Argumenta – Journal of Analytic Philosophy

 

Cass Sunstein and Adrian Vermeule on Conspiracy Theories [Special Issue]

Issue: Issue 06 • Author/s: David Coady
Topics: Epistemology, History of Analytic Philosophy, Philosophy of language, Theoretical philosophy

I criticise Cass Sunstein and Adrian Vermeule’s influential critique of conspiracy theories in “Conspiracy Theories: Causes and Cures”. I argue that their position depends on an equivocation over the meaning of the term ‘conspiracy theory’. This equivocation reflects a widespread assumption that conspiracy theories tend to be false, unjustified and harmful, and that, as a result, we can speak as if all conspiracy theories are objectionable in each of these three ways. I argue that this assumption is itself false, unjustified, and harmful. There are many true, justified, and/or beneficial…

Conspiracy Theorists and Monological Belief Systems [Special Issue]

Issue: Issue 06 • Author/s: Kurtis Hagen
Topics: Epistemology, Meta-Philosophy, Philosophical logic, Philosophy of language, Theoretical philosophy

Recent scholarship has claimed to show that conspiracy theorists are prone to simultaneously believe mutually contradictory conspiracy theories, as well as believe entirely made up conspiracy theories. The authors of those studies suggest that this supports the notion that conspiracy theories operate within “monological belief systems”, in which conspiracy theorists find support for conspiratorial beliefs in other conspiratorial beliefs, or in related generalizations, rather than in evidence directly relevant to the conspiracy in question. In this article, I argue that all of that is either wrong or at least misleading.

The Problem of Conspiracism [Special Issue]

Issue: Issue 06 • Author/s: Matthew Dentith
Topics: Epistemology, Philosophy of language, Political philosophy, Theoretical philosophy

Belief in conspiracy theories is typically considered irrational, and as a consequence of this, conspiracy theorists––those who dare believe some conspiracy theory––have been charged with a variety of epistemic or psychological failings. Yet recent philosophical work has challenged the view that belief in conspiracy theories should be considered as typically irrational. By performing an intra-group analysis of those people we call “conspiracy theorists”, we find that the problematic traits commonly ascribed to the general group of conspiracy theorists turn out to be merely a set of stereotypical behaviours and thought…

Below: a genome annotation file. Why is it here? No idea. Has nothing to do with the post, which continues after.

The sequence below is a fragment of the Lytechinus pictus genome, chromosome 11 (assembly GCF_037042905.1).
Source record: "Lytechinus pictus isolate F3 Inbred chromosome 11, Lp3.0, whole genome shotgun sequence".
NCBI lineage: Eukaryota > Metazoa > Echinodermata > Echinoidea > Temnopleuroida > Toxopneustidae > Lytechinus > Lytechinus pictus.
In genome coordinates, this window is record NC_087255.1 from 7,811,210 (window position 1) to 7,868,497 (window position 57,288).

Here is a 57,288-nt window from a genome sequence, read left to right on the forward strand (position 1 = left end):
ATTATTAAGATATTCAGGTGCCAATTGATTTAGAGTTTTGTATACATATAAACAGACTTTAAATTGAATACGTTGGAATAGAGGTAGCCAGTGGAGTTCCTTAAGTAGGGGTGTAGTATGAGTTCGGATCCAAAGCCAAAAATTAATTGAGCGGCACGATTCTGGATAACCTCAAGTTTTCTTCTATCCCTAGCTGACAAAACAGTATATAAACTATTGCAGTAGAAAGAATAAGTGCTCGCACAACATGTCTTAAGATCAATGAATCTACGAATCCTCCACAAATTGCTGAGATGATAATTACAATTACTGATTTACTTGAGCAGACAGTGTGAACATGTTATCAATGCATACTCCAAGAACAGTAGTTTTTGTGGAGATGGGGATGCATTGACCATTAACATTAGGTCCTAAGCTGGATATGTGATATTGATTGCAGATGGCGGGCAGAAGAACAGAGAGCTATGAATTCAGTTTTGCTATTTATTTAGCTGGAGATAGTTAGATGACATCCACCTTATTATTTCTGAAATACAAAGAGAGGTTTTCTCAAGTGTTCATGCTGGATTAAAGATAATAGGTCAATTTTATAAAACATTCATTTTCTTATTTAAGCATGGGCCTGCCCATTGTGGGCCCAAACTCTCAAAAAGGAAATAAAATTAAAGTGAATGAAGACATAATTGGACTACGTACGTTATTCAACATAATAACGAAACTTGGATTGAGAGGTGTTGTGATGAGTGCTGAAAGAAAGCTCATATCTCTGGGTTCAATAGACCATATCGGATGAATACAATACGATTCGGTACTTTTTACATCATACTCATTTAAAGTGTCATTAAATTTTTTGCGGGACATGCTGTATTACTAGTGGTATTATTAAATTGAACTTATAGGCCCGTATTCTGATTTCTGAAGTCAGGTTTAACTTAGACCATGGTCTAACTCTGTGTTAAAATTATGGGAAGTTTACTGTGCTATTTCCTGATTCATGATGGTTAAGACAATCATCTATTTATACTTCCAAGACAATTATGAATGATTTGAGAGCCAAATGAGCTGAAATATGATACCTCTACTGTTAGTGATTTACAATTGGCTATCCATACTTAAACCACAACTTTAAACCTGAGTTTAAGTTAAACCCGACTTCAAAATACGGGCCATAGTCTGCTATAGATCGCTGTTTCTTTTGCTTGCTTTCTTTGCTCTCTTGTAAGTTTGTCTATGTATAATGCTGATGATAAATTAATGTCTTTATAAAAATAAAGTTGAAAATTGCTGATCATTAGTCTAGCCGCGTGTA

Reichenbach, Russell and the Metaphysics of Induction

Issue: Issue 08 • Author/s: Michael J. Shaffer
Topics: Epistemology, History of Analytic Philosophy, Metaphysics, Philosophical logic

Hans Reichenbach’s pragmatic treatment of the problem of induction in his later works on inductive inference was, and still is, of great interest. However, it has been dismissed as a pseudo-solution and it has been regarded as problematically obscure. This is, in large part, due to the difficulty in understanding exactly what Reichenbach’s solution is supposed to amount to, especially as it appears to offer no response to the inductive skeptic. For entirely different reasons, the significance of Bertrand Russell’s classic attempt to solve Hume’s problem is also both obscure…

Unjust Food Systems and Applied Mereology [Special Issue]

Issue: Issue 10 • Author/s: Shane Epting
Topics: Epistemology, Metaphysics, Ontology

Conventional food systems are highly complex entities with numerous components that span the globe. Having an overabundance of parts creates ‘globalized opacity’, a condition wherein the sheer number of parts makes it incredibly challenging to see how these parts fit together. In turn, people cannot see how these systems help create and perpetuate social injustices in select instances. With this notion in mind, it should be no surprise that numerous issues require mitigation. Gaining a clear view of the nature of such problems could improve how food-justice researchers understand the…